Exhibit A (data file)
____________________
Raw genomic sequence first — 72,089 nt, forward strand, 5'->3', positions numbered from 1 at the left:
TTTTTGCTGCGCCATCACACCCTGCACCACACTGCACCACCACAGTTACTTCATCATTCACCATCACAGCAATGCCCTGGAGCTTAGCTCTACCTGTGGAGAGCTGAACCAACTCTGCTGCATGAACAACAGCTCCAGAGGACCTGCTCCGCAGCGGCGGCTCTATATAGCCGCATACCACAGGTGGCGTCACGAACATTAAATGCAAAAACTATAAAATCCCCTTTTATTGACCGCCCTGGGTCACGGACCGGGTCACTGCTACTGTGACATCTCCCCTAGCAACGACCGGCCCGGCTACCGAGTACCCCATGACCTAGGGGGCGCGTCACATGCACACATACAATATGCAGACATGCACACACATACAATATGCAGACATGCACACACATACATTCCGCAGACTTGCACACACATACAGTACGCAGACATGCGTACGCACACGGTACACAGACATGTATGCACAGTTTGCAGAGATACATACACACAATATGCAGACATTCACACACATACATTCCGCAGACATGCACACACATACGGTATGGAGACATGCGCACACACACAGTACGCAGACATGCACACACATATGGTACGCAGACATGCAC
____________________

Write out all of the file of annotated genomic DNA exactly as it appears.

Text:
Raw genomic sequence first — 72,089 nt, forward strand, 5'->3', positions numbered from 1 at the left:
TTTTTGCTGCGCCATCACACCCTGCACCACACTGCACCACCACAGTTACTTCATCATTCACCATCACAGCAATGCCCTGGAGCTTAGCTCTACCTGTGGAGAGCTGAACCAACTCTGCTGCATGAACAACAGCTCCAGAGGACCTGCTCCGCAGCGGCGGCTCTATATAGCCGCATACCACAGGTGGCGTCACGAACATTAAATGCAAAAACTATAAAATCCCCTTTTATTGACCGCCCTGGGTCACGGACCGGGTCACTGCTACTGTGACATCTCCCCTAGCAACGACCGGCCCGGCTACCGAGTACCCCATGACCTAGGGGGCGCGTCACATGCACACATACAATATGCAGACATGCACACACATACAATATGCAGACATGCACACACATACATTCCGCAGACTTGCACACACATACAGTACGCAGACATGCGTACGCACACGGTACACAGACATGTATGCACAGTTTGCAGAGATACATACACACAATATGCAGACATTCACACACATACATTCCGCAGACATGCACACACATACGGTATGGAGACATGCGCACACACACAGTACGCAGACATGCACACACATATGGTACGCAGACATGCAC